By Will Smale
BBC News business reporter
An anonymous courtroom in Houston is preparing to host the criminal trial at the centre of the biggest corporate scandal in recent US history.
Ken Lay has always said he was unaware of the fraud
The top two bosses of former energy giant Enron are finally due up in court, with final jury selection starting on Monday.
Five years have passed since Enron collapsed in the wake of revelations that the firm had hidden hundreds of millions of dollars of debts in complex transactions and secret accounts in order to pretend it was profitable.
The scandal, which shook the business world in 2001, saw the mass resignation and arrest of Enron's directors.
Now the two biggest fish are finally up in court - Enron's founder and former chairman Ken Lay, 63, and former chief executive Jeffrey Skilling, 52.
Both deny any wrongdoing, and will vigorously plead not guilty.
With a trial expected to last four months, federal prosecutors have vowed to leave no stone unturned as they aim to prove that Mr Lay and Mr Skilling not only knew about, but actually orchestrated the giant fraud.
Jeffrey Skilling has appeared happy and relaxed in recent photos
Mr Skilling faces 31 counts of fraud, conspiracy, insider trading and lying to auditors, while Mr Lay has seven fraud and conspiracy charges against him.
Commentators say prosecutors will have to put forward their cases as clearly as possible, or else risk confusing the jury with complicated financial jargon.
"If the government cannot explain what happened at Enron and why it was wrong, in terms a jury of 12 lay persons can understand, then the government will likely fail to obtain convictions," says former federal prosecutor Ross Albert.
Fellow former federal prosecutor Samuel Buell agrees, saying prosecutors should ensure the jurors concentrate on the whole picture and not get bogged down with each and every individual fraudulent transaction.
"Once you put all these transactions together and you understand how they work together to further an objective - that was designed to present a picture of the company that did not match reality - it's not that complicated," he says.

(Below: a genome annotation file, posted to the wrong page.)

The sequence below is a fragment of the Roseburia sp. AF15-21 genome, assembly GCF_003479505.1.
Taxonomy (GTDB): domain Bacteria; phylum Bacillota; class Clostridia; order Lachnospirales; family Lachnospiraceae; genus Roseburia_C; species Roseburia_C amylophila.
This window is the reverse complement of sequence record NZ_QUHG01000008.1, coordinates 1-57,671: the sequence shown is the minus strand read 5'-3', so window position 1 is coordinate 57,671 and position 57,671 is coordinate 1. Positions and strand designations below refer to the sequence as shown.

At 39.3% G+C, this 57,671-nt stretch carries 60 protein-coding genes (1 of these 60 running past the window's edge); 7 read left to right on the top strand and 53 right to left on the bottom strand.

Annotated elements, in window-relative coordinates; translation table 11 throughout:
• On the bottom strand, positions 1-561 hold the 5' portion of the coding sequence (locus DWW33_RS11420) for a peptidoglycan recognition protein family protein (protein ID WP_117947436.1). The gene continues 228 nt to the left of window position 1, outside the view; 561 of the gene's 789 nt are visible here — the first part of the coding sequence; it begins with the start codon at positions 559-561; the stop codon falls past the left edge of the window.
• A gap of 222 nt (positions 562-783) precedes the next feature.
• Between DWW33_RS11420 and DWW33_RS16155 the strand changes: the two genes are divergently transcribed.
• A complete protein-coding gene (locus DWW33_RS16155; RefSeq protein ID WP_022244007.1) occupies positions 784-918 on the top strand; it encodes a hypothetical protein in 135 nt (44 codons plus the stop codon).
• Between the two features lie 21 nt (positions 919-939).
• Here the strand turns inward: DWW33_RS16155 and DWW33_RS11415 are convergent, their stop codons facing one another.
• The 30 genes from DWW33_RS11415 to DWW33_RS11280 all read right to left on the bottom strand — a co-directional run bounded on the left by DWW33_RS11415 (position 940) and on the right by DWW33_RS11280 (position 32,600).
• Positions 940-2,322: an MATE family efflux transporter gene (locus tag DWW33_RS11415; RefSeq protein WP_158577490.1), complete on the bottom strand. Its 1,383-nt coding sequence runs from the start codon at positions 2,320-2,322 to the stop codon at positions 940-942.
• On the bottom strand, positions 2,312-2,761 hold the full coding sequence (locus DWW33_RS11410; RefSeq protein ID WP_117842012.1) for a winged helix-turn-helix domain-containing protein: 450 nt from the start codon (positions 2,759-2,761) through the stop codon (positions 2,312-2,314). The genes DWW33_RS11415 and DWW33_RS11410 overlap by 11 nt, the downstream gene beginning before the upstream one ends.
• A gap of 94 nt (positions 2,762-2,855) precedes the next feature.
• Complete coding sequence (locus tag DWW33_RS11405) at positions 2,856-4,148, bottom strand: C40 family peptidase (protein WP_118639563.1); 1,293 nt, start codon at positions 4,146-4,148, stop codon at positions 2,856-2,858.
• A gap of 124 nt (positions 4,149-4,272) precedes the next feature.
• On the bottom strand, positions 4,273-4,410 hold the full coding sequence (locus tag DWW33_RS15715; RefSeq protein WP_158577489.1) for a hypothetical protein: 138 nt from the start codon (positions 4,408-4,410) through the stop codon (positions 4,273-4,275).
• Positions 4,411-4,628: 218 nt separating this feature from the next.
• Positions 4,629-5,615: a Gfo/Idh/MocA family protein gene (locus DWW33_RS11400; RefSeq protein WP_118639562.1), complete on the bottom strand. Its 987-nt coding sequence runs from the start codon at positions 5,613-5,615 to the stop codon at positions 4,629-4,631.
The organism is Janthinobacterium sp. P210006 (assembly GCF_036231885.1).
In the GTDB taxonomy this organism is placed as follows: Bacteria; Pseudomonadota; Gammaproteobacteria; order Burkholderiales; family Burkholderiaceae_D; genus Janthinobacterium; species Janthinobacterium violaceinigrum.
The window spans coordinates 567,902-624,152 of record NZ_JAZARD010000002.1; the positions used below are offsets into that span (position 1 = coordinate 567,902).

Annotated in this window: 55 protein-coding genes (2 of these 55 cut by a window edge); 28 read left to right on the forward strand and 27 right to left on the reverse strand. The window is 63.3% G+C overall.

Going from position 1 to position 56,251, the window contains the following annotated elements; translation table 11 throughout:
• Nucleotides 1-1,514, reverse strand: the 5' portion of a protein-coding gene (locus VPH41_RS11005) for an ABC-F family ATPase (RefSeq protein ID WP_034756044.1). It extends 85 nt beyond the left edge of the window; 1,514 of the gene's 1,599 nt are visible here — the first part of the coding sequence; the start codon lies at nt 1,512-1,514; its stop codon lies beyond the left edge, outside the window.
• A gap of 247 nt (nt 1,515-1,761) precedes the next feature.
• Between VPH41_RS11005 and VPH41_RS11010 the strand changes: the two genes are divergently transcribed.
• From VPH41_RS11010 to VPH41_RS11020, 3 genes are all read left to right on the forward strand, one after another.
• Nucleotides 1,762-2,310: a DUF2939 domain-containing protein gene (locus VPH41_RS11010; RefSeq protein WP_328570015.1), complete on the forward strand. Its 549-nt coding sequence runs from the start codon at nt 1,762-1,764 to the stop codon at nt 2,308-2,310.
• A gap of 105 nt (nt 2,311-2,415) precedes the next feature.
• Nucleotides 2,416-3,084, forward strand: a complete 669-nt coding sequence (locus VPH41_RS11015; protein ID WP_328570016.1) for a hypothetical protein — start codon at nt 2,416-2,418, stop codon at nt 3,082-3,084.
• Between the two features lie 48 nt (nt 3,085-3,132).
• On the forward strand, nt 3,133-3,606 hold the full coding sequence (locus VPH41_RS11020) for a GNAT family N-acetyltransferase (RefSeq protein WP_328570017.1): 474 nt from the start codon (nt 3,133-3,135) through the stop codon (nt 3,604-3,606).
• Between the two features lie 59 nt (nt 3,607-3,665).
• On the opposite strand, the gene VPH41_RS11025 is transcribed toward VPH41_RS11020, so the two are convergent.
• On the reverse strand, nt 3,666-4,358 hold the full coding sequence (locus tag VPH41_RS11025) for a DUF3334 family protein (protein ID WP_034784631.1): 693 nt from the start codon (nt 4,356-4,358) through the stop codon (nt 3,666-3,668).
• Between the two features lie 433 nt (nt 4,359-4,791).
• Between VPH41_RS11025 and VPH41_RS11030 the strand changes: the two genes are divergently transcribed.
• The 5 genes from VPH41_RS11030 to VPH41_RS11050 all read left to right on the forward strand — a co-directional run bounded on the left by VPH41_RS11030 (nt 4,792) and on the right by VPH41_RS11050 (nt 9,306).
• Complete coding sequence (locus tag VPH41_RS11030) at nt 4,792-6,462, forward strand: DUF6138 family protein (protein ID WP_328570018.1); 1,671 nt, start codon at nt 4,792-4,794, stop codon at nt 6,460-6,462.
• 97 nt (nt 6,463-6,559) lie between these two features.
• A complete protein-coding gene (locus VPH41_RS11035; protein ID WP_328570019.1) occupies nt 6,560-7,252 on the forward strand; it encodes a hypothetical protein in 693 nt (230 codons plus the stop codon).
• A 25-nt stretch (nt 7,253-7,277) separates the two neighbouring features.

For Mr Lay and Mr Skilling's part, their lawyers have so far attempted both to postpone the court case and to get it moved out of Houston, Enron's home city.
The Houston courtroom is rather basic
Their lawyers argue that the continued hostility to Enron's former directors in the city is so great that the defendants will not get a fair trial.
They pointed to the negative comments given by some prospective jurors when questioned about what they thought of Mr Lay and Mr Skilling.
Mr Lay was described by one as "a snake in the grass" and Mr Skilling as a "crook".
Yet their pleas have been brushed aside by the trial judge, US District Judge Sim Lake, who has turned down repeated requests to transfer proceedings to Denver, Phoenix or Atlanta.
Judge Lake has said he is sure the final chosen jury will only decide upon the evidence put before it.
He has also repeatedly refused to grant the defence lawyers the power to question potential jurors directly during jury selection.
Instead, all questioning will be carried out by Judge Lake, as is normal practice.
Judge Lake said he was sure the "adequate safeguards" were in place and that they would result in "the selection of a fair and impartial jury in this case".
'Others did it'
Most commentators predict that Mr Lay and Mr Skilling's central defence will be that they did not know about the fraud, and that it was instead the work of less senior directors.
Former finance boss Andrew Fastow is expected to be a key witness
In a speech last month, Mr Lay laid the blame squarely at the feet of the company's former finance chief, Andrew Fastow.
Mr Lay insisted that "sadly, tragically", his trust in Mr Fastow was misplaced.
The biggest problem for the defence is that a number of former colleagues have been given plea bargains.
Accepting their guilt, they have agreed to become prosecution witnesses and give evidence against Mr Lay and Mr Skilling - in exchange for plea bargains and reduced sentences.
Mr Fastow and other expected prosecution witnesses, such as former Enron chief accountant Richard Causey, will inevitably try to implicate their former bosses.
Founded in 1985 by Ken Lay
Originally a gas pipeline business
Moved to become an energy trader
21,000 staff when it collapsed in 2001
There is a second, more challenging defence that Mr Lay and Mr Skilling could try: the audacious claim that Enron did not actually do anything wrong.
Instead, they could argue, its complex financial transactions were just that - complex rather than fraudulent, and in fact fairly common business practice for large corporates.
They may add in turn that Enron was simply being victimised by overzealous federal prosecutors.
But the 16 Enron employees who have thus far pleaded guilty could make presenting this argument a risky strategy.
"If these guys [Mr Lay and Mr Skilling] take the stand, they'd better be very careful and they'd better be sure there's no 'smoking gun' document," says Gary Brown, former special counsel for US Senate Committee on Governmental Affairs.
"Once your credibility is lost on the jury, it's over."